Half of all US children and most black children will use food stamps at some point during their childhood, according to new research at Cornell University. Ninety per cent of black children, and ninety per cent of single parent children will use the stamps, which, due to social stigma, are not always cashed in.
Manufacturers report higher output, worldwide (comparative chart, here; comparative table, here). But in spite of this, UK and European equities are down very sharply this morning. The exact trigger is not agreed, but banking stocks have been falling over the past few days and news from Irish and Greek banks are adding to the downward pressure. More questionable has been the strength of the rally to date.
News from the US banks is also worrying. Testimony given at Congress reports a sharp deterioration in conditions for commercial mortgage-backed securities. Obama is considering a second stimulus. Some timely research is calling for an extension of government guarantees into 2010.
Australia raised rates to 3.5 per cent, as expected, amid rising confidence in Asia Pacific and emerging markets. The IMF has not ruled out the use of capital controls, after Brazil unexpectedly imposed a 2 per cent tax on short-term inflows last month in an effort to control currency appreciation and bubble formation. There are few alternatives for emerging markets unless China allows its currency to appreciate, which Ben Bernanke has described as “extraordinarily urgent”. But Asia’s rapid rebound is unsustainable without private demand rising to replace government stimulus.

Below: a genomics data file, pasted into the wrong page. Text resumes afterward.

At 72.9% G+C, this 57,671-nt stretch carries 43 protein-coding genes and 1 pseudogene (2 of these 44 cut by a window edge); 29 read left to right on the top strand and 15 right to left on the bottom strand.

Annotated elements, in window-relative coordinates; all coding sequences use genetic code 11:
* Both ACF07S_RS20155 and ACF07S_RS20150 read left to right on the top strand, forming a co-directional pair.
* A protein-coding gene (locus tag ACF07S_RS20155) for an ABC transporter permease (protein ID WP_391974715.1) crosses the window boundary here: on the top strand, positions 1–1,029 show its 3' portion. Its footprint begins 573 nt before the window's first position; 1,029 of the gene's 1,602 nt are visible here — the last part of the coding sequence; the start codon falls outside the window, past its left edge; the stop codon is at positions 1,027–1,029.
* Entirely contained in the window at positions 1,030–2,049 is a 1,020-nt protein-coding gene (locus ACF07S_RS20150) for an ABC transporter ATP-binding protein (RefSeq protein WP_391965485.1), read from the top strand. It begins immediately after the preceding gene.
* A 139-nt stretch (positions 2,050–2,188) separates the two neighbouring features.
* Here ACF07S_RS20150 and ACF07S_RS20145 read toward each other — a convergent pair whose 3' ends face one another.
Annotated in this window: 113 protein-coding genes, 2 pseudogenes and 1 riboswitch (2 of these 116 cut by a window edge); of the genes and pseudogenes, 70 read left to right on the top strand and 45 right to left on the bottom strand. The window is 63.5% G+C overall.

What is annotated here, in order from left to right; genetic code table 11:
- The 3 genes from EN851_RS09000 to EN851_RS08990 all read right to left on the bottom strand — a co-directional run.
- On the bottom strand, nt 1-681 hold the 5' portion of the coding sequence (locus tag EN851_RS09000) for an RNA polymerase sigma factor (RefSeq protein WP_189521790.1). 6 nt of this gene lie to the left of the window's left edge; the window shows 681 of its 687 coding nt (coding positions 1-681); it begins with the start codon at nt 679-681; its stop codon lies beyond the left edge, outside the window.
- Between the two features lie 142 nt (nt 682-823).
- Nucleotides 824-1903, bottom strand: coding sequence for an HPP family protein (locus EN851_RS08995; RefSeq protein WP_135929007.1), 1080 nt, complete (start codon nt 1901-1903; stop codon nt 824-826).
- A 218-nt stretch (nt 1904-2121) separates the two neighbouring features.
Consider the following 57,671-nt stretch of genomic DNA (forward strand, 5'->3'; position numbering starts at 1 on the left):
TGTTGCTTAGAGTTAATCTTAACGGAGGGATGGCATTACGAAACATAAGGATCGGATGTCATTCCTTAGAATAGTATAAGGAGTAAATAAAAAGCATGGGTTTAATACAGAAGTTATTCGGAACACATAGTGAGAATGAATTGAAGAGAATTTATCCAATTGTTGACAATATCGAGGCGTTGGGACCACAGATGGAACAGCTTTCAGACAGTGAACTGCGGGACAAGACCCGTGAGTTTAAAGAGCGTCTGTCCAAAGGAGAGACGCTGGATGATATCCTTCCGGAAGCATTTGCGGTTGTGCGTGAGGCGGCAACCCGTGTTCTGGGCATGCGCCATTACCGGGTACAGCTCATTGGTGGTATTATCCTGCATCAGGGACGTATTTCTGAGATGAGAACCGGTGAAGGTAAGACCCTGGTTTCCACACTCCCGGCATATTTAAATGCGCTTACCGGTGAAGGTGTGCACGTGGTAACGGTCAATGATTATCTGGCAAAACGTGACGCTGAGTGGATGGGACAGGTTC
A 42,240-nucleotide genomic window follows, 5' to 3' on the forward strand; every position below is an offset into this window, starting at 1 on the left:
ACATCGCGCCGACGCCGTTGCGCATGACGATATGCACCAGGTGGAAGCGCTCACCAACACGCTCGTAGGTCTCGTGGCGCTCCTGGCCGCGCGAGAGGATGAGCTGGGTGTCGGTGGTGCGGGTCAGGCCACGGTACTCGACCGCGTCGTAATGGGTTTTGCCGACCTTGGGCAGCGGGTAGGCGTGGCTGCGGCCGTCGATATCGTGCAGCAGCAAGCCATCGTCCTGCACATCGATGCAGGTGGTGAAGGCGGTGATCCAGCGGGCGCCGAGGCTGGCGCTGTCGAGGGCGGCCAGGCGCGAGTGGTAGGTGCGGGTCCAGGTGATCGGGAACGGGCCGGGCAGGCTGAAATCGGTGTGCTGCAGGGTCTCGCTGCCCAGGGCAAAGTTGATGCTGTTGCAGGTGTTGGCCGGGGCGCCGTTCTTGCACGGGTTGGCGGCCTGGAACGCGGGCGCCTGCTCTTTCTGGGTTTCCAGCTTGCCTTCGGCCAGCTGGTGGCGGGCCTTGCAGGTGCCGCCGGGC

And there is a lack of clarity on the role of markets. Do they find the correct price, performing no social function? Do they, as George Soros says, fail even to find the correct price? Or can they perform some social function, as implied by UN Secretary General’s call on leaders of stock exchanges “to better manage and integrate environmental, social and governance issues into their business practices”? Further debate today (1, 2).
And following Nouriel Roubini’s piece, more debate on the carry trade, picked up by The Economist. Tim Lee argues the carry trade shouldn’t work in theory, as differences in yields between currencies should be explained by inflation differentials or expectations of imminent change in exchange rate. Carry trades can only work if there is (1) government interference in markets and (2) weak domestic demand. (If a carry trade currency experienced strong domestic demand, the central bank would raise interest rates to counter rapid money supply growth, reducing the attractiveness of that currency for the carry trade.)
Both conditions currently hold in the US, and could lead to a nasty shock for markets. If the (speculative) carry trade is supporting money supply growth, the Fed might think policy is looser than it really is. “That could set up the markets for a nasty shock, in which the Fed signals an end to accommodation, the dollar surges, and the carry trade reverses. In such circumstances, not only would asset prices fall but the higher dollar would tighten US economic conditions at a very awkward moment.”